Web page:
“How many of your broodmates ate the crystal poppies?” I asked her as we walked. No one had mentioned the poppies, of course, but they were on everyone’s mind.
“Four,” she said. I knew which four had done it. Three were still alive: two bedridden, and one of those blind. The third could no longer speak or understand most of what anyone said. Everyone thought his father would smother him in his sleep one night and put an end to it, but so far nothing had happened, and the three survivors of the poppy went on, mostly ignored. The fourth had died from choking on a swollen tongue. But what did it matter? My sister had other broodmates to keep the village carrying on.
We reached Hana’s home. My sister broke a window as quietly as she could with a small rock, and we waited in the chill for ages to make sure no one had woken up. She climbed through the window and stifled a shriek. When I made it in, I saw that Hana’s father was sleeping in a chair beside the pine coffin. He looked collapsed, like all his bones had left him. He was just exhausted, though. He still had all his bones.
My sister had brought a crowbar with her. She shoved it into my hands and pointed at the box. I shook my head and pointed to Hana’s sleeping father. We shoved and mouthed in silent fury at each other until finally, my sister took the bar in hand and jammed it into the box’s lid. The coffin screamed like a dying infant, yet Hana’s father awoke slowly and groggily. The lid was open enough to fit your head through by the time his eyes were open. My sister looked inside, aided only by the moonlight from the distant windows, yet still, she saw enough to make her howl like murder.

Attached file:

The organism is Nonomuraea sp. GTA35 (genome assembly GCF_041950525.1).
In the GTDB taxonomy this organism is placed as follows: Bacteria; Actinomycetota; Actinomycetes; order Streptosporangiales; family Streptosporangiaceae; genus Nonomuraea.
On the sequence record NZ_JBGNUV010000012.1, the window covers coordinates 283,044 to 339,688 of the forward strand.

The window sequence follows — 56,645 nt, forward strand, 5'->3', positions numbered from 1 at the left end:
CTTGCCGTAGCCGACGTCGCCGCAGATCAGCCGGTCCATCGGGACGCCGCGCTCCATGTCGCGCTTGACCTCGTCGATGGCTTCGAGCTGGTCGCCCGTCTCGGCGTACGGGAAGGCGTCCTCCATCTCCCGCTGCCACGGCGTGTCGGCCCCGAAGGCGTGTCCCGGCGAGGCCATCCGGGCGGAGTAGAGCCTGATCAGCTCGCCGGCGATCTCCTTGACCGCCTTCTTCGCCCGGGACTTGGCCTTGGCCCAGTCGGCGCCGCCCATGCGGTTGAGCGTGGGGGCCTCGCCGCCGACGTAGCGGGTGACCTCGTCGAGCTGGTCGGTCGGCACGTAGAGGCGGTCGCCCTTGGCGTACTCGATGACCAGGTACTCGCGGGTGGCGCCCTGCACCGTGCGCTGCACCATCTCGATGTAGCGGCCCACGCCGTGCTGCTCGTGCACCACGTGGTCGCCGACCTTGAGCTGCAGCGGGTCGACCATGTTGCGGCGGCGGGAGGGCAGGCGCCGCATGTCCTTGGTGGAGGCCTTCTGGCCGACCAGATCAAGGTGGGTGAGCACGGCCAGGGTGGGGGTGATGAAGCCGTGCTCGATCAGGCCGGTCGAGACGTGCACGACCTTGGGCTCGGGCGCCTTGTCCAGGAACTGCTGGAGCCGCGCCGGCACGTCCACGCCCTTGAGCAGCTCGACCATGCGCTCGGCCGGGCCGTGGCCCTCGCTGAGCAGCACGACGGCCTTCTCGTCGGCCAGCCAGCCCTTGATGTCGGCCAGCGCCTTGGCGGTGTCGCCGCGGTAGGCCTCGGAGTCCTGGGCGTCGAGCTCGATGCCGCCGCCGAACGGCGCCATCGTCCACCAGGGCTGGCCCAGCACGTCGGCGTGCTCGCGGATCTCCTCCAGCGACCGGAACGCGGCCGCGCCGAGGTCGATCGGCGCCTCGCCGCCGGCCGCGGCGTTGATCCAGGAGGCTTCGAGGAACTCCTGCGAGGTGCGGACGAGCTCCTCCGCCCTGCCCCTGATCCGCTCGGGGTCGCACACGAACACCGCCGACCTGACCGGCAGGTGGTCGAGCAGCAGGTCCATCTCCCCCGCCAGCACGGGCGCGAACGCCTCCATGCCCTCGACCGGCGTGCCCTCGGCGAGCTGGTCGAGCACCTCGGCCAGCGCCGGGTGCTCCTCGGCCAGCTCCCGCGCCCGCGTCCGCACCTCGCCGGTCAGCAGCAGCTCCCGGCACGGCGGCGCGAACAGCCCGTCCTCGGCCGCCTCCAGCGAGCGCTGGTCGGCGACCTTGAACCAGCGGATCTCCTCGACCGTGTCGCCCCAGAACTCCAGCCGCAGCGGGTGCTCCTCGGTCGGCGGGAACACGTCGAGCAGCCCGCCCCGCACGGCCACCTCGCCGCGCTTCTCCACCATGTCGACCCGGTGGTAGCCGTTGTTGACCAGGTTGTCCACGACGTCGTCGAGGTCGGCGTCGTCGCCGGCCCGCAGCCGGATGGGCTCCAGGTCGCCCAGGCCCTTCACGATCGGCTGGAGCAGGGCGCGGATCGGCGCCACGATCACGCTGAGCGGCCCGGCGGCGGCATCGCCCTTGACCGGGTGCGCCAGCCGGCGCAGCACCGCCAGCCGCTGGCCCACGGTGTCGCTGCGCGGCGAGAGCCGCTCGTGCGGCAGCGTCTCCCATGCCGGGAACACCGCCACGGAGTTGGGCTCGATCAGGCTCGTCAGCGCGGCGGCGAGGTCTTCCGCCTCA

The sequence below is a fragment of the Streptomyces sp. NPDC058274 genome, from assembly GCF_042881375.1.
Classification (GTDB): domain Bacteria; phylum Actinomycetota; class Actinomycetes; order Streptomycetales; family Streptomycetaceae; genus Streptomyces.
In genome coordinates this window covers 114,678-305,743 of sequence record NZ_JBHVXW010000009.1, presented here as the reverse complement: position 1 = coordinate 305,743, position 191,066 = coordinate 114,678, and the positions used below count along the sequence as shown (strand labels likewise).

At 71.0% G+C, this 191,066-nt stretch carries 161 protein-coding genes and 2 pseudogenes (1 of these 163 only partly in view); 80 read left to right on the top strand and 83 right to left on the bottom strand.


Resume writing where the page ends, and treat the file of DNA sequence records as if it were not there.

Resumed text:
Hana’s father was furious. He shoved us out into the night and ordered us to walk home, shouting that he prayed we would die of cold before we made it. It was an idle threat. The snows were still mild for that time of year, and it was only a few minutes home.
That night, Byilko had died. I would not learn this until Sunday, though. He lived on the other side of town, and evidently no city doctors were interested in his remains.
Hana and Byilko had their funerals the next Sunday. My sister did not go. I asked her, afterward, what made her howl. She said Hana had been crushed. She had been mangled, like a great rock had fallen on her. It made me shudder.
The winter carried on. I expected to hear of Vevid’s death, but the news never came. He had not been at the funerals either. I decided, strange as it was, that I would ask Vevid if he had indeed been terrorizing Hana at night, and if he had visited any of our other broodmates as they dreamt. I told no one of my plans, though. I still thought of my Papa’s invisible smile at his skeptical child, and feared to lose that.
It was the night before the thaw when Vevid came for me.
I dreamt I was drowning in a deep black sea, and that all my broodmates were in little boats floating on the surface. I reached up to them, and they all laughed and called me Little Kyechin the Skeptic. They were not laughing at me, though. They were remembering me. None of them saw me drowning beneath them, or they did not care. I looked down into the depths and saw only blackness. The moonlight scattered into nothingness in the deep black sea, and the scattering light seemed to form the shape of my Papa’s face.